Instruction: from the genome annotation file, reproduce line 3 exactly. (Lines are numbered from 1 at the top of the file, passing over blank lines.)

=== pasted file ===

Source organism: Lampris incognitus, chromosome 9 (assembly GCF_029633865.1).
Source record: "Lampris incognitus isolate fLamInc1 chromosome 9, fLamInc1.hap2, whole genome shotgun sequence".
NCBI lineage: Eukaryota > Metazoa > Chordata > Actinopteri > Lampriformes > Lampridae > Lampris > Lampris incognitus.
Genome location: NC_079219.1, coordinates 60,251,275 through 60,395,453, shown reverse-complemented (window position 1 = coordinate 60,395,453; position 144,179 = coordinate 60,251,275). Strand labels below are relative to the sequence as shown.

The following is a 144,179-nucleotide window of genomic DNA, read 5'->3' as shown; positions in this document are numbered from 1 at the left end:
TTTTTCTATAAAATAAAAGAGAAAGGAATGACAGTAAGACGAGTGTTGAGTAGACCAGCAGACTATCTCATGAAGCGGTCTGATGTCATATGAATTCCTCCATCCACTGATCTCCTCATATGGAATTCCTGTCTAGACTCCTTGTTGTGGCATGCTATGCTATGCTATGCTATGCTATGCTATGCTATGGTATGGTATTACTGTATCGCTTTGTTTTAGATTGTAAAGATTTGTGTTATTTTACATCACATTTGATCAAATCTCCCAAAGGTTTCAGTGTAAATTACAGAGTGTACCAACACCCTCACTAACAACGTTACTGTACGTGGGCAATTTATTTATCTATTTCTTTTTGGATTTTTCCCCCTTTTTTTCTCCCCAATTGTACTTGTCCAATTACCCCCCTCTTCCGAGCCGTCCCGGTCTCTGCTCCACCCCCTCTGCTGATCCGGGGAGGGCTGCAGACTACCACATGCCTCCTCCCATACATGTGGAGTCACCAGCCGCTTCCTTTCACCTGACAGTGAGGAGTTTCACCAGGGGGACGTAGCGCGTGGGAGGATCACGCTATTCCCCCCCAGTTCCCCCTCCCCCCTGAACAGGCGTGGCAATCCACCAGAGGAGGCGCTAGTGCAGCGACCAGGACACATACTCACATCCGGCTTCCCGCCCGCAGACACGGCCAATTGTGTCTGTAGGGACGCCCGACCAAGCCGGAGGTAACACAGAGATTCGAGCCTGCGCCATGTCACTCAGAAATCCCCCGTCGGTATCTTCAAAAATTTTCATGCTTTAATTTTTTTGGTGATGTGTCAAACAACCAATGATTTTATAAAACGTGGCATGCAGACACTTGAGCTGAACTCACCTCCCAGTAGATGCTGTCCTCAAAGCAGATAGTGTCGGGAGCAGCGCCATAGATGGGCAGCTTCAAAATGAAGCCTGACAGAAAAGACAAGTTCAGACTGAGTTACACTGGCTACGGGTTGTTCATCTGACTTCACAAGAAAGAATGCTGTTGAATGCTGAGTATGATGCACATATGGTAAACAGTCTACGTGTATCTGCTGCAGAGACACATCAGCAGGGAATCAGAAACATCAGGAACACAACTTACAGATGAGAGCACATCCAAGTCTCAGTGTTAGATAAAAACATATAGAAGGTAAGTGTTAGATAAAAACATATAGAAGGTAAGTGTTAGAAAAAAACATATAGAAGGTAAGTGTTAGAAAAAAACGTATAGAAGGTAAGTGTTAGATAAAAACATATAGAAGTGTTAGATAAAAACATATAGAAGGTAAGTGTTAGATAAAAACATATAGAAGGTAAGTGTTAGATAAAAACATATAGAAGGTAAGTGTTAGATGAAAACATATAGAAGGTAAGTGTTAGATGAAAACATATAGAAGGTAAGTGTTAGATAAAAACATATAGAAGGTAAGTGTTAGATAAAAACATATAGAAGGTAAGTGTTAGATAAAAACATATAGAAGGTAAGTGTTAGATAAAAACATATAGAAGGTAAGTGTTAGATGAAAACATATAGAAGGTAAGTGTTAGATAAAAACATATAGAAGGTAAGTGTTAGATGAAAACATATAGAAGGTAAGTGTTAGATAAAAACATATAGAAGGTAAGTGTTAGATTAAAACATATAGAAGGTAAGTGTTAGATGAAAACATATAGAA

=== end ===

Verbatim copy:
NCBI lineage: Eukaryota > Metazoa > Chordata > Actinopteri > Lampriformes > Lampridae > Lampris > Lampris incognitus.